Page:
National Fitness Hall of Fame Museum & Institute

Educate * Motivate * Inspire

1900-1920s - The Foundation of Fitness




Late 19th Century life was much different then today.  Work was hard and laborious and typically extended from sunrise to sunset.  There was little time for recreational activities and most of the modern luxuries, that we take for granted today, did not exist.  Fitness, as a lifestyle, was not even recognized by mainstream America until the 20th century.

For many, life during this time was limited to completing chores and surviving the elements.  One such element that many people faced in the late-1880s was sickness due to infectious diseases.  Mortality rates from measles, scarlet fever, typhoid, whooping cough, diphtheria and other diseases were very high during this time and most medicines used to prevent and cure these diseases were not yet available. 

Many people were thrilled to reach the ripe “old age” of 50.  During this Era the American public knew little about the health promoting and disease preventing benefits of living The Fitness Lifestyle.

The fitness pioneers of this Era definitely had a tough task in preaching the benefits that could be derived by living The Fitness Lifestyle.  However these “Physical Culturists,” as they were called, had great passion and resolve and devoted their life in helping to educate the public about fitness.

Physical Culture was the term used in the late 19th and early 20th centuries to describe The Fitness Lifestyle.  Defined as, “a philosophy, regimen or lifestyle seeking maximum physical development and mental discipline to improve health, appearance, strength and endurance.”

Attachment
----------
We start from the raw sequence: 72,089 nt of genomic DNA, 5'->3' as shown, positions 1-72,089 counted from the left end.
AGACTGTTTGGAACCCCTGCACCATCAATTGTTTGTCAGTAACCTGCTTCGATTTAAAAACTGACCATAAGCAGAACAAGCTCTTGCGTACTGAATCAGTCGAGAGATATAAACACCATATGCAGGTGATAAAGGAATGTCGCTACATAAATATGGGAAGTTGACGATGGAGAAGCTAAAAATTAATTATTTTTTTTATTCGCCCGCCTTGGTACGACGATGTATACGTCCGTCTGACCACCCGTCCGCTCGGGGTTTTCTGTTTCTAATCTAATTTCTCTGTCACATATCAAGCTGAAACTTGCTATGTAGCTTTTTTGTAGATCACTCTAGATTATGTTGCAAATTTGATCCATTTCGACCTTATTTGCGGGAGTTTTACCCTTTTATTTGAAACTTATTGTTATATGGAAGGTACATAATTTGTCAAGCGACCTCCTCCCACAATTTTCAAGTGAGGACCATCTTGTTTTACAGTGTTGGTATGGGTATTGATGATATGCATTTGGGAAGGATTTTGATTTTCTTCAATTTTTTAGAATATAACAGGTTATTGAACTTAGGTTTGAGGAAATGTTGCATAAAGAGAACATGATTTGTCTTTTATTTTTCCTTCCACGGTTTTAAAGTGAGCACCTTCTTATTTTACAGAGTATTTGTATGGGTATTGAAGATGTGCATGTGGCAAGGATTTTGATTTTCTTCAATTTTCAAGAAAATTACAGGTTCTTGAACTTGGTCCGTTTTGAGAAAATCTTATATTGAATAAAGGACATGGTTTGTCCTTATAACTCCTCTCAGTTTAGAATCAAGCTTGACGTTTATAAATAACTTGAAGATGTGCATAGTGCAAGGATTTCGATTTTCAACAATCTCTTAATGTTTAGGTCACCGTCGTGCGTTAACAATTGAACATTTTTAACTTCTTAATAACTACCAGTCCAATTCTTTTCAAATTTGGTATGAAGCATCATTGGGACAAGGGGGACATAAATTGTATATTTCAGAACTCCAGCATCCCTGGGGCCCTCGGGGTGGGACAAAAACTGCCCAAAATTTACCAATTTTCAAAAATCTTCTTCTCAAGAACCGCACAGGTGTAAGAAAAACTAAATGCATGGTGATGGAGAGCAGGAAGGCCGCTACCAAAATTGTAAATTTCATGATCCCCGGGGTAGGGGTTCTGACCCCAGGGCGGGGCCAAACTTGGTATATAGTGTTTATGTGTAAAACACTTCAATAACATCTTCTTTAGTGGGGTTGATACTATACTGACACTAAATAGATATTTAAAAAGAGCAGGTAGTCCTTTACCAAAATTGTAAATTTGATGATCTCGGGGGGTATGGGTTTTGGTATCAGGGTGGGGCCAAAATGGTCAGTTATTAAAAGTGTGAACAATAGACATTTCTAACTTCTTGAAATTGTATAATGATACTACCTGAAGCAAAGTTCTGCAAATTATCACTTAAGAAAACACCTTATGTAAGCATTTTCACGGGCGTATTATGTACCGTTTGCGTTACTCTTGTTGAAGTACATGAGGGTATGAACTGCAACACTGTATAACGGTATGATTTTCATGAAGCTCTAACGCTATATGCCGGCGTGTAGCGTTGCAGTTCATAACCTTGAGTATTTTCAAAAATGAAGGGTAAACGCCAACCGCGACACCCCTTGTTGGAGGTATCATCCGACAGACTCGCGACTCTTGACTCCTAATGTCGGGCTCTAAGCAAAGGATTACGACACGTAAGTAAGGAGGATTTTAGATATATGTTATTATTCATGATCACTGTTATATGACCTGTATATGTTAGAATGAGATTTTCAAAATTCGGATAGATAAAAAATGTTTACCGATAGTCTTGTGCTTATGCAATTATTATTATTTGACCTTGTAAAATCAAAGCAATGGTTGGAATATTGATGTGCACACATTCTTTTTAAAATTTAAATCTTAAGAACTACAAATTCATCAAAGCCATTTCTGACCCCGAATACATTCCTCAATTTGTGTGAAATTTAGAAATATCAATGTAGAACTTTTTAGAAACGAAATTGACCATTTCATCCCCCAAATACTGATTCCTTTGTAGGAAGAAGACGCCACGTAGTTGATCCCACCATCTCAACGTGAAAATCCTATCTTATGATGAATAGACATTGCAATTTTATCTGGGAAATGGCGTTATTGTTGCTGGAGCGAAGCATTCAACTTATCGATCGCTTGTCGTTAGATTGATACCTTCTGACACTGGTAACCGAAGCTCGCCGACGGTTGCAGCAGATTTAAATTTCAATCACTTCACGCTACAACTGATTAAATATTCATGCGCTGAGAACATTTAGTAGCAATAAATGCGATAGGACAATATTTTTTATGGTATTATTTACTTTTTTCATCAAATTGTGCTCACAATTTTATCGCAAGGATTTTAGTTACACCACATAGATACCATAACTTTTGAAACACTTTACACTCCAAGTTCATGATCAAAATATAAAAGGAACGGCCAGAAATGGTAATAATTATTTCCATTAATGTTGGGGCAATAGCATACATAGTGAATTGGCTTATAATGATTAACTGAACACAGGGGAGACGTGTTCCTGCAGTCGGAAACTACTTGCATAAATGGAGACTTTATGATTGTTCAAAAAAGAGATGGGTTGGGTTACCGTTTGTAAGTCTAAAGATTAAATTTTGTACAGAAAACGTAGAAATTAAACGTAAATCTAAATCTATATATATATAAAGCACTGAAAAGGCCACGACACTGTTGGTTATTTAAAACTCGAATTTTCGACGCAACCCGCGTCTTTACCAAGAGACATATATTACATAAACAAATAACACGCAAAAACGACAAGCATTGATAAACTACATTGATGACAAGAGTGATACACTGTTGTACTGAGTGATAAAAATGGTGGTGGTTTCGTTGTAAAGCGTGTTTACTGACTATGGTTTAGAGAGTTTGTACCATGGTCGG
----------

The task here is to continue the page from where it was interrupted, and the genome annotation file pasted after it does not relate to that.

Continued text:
The primary focus of the 1880’s, with relation to fitness, was promoting Good Health.  As previously mentioned, disease affected the lives of many Americans and health promoting products and curative medicines were sorely in need.  Enter W.T. Rawleigh! (1870-1952).  Perhaps the most famous producer of quality health products, W.T. Rawleigh in 1889 set out to help the American public, “Get Well and Stay Well.”  At the age of 18, having just $15, a borrowed horse, a mortgaged buggy and four types of medicines, Rawleigh set out from his boyhood home in Wisconsin and started selling his products.


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Rawleigh recalls, “I was young and as green as a cucumber and the only business experience I had was in making inks and selling a few books.”  Anxious but determined, Rawleigh made his first sale of liniment and salve at a little farm house in Illinois.  By 1914 the W.T. Rawleigh Company was recognized as one of the greatest manufacturers and distributors of over 100 health and household products.

W.T. Rawleigh was one of the first persons to use direct-to-customers method of selling and offer a time and trial system, which was the forerunner of the “Satisfaction Guaranteed” policy.

Today the Rawleigh’s Healthcare Company continues to produce quality home medicines, specialty foods, household products, personal care products and animal products.